Manchester's Councilman Kolodziejski resigns

April 10, 1994|By Mary Gail Hare | Mary Gail Hare,Sun Staff Writer

Manchester Mayor Earl A. J. "Tim" Warehime Jr. has announced the resignation of Councilman Robert C. Kolodziejski.

The mayor read the councilman's letter of resignation, dated March 24, at the town meeting Wednesday.

In an interview Friday, Mr. Kolodziejski, whose term expires in May 1995, said, "I have several underlying reasons, some of which are personal."

A supervisor at Westinghouse Electric Corp. in Linthicum, Mr. Kolodziejski, 41, won his council seat after a 1991 write-in campaign.

"When I was elected, I promised to do the best I could for the town," he said. "Right now, I am not capable of doing as much as I would like. I couldn't give my full commitment. Rather than break my promise, I decided to resign."

Mr. Kolodziejski had submitted his resignation once before, in August. At the mayor's request, he rescinded his decision and remained on the council, he said. Eight months ago, his resignation would have resulted in two vacancies on the five-member panel.

Councilman John Riley left his Manchester seat in October when he accepted reappointment to his job as Hampstead town manager. The council took two months to reach agreement on appointing Christopher D'Amario to fill that vacancy.

"Remaining council members can nominate a replacement, who is then elected by vote of the majority of members," said Clerk/Treasurer Kelly Baldwin.

Anyone interested in serving should contact a council member, said Ms. Baldwin.

Candidates would also have to sign an ethics form available at the town office.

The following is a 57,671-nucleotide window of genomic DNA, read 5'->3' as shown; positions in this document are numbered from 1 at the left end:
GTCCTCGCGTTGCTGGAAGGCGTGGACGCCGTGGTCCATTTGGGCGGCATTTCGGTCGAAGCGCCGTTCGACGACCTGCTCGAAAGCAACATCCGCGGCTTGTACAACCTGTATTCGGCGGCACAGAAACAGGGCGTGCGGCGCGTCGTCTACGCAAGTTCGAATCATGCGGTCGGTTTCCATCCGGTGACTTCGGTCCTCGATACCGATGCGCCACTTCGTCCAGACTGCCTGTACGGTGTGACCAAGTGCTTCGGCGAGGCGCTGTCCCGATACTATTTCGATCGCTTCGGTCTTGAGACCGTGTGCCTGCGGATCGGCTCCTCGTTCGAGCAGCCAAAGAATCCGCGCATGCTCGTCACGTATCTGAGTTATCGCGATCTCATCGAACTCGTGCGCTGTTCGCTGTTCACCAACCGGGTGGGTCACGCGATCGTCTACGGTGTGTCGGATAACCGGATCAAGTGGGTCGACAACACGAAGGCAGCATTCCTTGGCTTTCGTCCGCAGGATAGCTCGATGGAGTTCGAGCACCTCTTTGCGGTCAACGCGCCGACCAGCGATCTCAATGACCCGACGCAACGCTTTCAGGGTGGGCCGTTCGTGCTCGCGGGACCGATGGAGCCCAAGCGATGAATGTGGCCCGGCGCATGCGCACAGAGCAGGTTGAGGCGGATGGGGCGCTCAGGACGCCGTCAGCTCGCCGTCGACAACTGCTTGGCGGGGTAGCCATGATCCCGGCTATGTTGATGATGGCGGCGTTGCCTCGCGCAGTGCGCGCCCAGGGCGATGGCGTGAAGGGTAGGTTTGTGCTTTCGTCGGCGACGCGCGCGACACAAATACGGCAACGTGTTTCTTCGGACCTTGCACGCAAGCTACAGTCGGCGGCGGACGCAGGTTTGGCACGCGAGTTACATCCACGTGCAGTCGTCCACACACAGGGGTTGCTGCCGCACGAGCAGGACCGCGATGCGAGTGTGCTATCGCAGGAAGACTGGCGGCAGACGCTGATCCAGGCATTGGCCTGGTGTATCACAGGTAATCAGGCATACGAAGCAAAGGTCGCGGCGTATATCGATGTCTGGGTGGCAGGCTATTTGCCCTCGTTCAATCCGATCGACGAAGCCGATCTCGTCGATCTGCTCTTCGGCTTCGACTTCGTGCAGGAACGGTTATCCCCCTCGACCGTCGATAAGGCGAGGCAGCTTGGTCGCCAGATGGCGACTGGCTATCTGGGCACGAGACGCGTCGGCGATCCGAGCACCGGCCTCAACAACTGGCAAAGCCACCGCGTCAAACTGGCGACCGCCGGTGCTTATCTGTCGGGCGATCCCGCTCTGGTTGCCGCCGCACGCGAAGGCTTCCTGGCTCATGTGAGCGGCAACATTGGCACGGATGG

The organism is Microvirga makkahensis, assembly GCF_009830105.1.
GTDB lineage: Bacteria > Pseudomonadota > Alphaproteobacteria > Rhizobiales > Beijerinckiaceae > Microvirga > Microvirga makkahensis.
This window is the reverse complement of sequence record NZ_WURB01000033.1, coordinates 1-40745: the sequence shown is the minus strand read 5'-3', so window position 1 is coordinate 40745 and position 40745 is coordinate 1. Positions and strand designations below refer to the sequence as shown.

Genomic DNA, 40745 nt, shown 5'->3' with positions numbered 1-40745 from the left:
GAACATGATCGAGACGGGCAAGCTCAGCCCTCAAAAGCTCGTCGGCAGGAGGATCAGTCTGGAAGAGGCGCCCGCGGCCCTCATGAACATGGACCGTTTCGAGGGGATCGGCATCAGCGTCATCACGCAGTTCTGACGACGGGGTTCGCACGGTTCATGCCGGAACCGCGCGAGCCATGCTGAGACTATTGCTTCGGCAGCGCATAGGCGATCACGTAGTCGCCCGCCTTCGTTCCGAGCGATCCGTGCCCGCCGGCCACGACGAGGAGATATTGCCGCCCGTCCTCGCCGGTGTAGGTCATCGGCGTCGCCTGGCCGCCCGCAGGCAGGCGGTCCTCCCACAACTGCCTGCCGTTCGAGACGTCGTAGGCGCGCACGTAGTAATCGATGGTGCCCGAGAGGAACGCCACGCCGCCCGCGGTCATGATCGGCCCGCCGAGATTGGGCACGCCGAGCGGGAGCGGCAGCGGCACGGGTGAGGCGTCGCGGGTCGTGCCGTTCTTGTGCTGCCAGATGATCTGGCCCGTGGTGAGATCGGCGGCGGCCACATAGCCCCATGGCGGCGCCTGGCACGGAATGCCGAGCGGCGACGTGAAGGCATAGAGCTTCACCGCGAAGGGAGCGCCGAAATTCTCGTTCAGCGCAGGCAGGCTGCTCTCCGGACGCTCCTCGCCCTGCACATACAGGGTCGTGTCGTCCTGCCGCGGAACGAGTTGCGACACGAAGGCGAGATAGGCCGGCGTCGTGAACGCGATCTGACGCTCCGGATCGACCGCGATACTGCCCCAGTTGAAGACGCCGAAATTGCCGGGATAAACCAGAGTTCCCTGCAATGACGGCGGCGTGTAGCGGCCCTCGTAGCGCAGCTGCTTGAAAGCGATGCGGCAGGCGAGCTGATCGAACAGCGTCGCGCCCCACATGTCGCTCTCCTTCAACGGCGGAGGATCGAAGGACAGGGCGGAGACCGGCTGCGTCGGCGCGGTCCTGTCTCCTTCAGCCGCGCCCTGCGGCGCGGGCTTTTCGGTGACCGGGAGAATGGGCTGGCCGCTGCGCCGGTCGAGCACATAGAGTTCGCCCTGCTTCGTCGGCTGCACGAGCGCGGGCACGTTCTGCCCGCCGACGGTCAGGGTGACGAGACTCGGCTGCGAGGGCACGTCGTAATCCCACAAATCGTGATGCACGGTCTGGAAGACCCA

Mr. Kolodziejski said, "Hopefully, the council will come to a quicker agreement on my replacement than they did on Mr. Riley's."

He said he hoped the council members would put aside "disruptive personal feelings" and concentrate on what will help the town.

"I pray council members can put their personal feelings behind them and get on with the business of running the town and making decisions for residents," he said.

Without a replacement for Mr. Kolodziejski, the council may find itself frequently at an impasse. According to the town charter, which is undergoing revision, the mayor cannot vote to break a tie.

Mr. Kolodziejski said he plans to remain "active and informed" on what occurs in Manchester. As a private citizen, he said, he will have more freedom to voice his opinions.

"As a courtesy to my colleagues on the council, I have not openly voiced what I felt about certain actions," he said. "As a taxpayer, I have every right to voice my opinion."

He is resigning "with mixed emotions" and has not ruled out a return to politics, he said.

"When I have the time to do as I would like, I may seek office again," he said.

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